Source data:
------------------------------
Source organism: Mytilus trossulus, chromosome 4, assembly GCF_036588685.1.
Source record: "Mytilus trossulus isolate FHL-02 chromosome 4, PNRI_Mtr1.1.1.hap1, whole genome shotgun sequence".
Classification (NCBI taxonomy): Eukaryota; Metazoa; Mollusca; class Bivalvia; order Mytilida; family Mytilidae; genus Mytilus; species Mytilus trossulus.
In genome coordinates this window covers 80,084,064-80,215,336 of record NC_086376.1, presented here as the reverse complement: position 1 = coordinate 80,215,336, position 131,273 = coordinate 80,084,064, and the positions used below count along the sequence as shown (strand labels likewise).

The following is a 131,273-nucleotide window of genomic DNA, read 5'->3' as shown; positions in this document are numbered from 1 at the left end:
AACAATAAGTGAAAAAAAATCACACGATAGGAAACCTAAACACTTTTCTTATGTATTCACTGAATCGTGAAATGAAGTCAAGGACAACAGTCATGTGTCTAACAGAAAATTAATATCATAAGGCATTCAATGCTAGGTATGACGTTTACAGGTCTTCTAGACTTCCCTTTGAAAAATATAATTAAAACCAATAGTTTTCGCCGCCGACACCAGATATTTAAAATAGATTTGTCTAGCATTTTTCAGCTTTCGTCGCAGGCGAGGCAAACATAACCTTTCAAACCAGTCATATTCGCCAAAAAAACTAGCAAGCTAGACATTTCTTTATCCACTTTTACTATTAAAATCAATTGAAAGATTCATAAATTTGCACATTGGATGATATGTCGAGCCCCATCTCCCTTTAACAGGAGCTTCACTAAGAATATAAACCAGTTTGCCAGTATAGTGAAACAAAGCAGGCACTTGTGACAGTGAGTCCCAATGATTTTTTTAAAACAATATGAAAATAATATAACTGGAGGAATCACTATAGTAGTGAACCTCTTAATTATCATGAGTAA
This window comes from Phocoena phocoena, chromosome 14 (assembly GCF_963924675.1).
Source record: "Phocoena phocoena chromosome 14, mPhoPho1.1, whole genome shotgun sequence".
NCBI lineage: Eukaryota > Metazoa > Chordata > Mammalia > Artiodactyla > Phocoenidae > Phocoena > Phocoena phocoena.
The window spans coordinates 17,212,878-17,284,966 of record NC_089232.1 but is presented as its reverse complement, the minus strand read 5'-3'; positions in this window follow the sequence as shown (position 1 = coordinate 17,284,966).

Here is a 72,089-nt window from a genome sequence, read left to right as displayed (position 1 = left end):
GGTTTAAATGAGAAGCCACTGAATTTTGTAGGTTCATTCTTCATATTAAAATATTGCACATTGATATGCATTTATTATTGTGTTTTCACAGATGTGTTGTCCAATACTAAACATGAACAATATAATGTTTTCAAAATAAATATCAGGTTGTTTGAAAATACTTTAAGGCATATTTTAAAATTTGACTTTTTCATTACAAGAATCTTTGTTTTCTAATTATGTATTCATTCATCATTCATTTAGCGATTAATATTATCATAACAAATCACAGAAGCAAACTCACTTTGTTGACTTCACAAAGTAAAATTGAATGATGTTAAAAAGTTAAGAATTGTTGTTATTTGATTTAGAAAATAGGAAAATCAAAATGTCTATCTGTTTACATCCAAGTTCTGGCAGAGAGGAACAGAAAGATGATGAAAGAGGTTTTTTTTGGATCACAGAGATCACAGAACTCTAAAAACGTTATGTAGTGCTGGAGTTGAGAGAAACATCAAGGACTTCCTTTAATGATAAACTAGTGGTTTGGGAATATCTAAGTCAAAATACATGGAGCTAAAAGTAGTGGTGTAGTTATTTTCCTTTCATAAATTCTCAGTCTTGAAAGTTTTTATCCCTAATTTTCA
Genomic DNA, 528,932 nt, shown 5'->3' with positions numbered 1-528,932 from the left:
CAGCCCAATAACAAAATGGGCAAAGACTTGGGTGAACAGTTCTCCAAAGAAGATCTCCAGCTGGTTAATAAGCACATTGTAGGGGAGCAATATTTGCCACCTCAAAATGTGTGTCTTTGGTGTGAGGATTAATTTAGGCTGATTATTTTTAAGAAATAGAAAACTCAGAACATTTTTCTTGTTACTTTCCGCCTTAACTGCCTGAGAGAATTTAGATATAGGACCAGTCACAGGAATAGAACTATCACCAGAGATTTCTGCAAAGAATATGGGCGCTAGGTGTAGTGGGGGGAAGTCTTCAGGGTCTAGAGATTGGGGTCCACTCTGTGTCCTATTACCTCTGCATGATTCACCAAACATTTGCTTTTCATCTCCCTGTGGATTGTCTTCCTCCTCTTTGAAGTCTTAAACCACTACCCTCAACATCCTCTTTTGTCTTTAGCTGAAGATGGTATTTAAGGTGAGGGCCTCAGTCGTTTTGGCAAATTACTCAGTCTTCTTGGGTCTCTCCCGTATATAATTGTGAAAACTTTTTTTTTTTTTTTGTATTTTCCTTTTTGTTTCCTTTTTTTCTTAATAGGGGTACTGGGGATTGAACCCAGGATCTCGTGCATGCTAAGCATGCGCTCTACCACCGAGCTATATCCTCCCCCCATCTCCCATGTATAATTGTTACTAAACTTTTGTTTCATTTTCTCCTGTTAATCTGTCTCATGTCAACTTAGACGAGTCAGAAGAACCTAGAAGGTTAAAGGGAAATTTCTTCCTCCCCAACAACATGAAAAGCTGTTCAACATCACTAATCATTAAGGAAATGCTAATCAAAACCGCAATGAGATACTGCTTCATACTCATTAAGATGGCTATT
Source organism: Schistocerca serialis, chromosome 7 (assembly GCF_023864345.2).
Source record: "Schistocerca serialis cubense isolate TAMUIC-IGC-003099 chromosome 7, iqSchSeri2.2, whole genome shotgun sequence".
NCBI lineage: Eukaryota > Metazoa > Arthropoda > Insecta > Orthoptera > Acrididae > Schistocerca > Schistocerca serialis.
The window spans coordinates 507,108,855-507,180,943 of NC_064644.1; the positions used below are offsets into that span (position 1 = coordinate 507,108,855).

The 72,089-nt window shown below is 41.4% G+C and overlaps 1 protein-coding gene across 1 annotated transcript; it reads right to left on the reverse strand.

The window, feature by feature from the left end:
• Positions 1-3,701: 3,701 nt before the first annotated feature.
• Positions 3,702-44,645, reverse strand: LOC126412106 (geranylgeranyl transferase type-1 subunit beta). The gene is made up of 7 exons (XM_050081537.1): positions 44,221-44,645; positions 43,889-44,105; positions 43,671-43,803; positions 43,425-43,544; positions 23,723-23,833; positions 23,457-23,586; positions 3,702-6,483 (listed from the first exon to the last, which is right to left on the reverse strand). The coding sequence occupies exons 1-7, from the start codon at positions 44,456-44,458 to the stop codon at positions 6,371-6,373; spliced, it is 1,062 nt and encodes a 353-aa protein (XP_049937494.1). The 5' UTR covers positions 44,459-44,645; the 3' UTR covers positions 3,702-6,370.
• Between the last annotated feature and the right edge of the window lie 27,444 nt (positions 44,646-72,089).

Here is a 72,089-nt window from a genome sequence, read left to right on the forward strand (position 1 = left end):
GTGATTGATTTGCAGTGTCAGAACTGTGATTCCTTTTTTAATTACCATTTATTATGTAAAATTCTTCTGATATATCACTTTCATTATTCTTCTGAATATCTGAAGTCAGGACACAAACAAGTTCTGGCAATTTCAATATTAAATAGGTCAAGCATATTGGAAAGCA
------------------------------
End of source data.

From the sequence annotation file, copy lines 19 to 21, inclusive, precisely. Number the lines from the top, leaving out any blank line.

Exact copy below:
The 72,089-nt window shown below is 41.4% G+C and overlaps 1 protein-coding gene across 1 annotated transcript; it reads right to left on the reverse strand.

The window, feature by feature from the left end:
• Positions 1-3,701: 3,701 nt before the first annotated feature.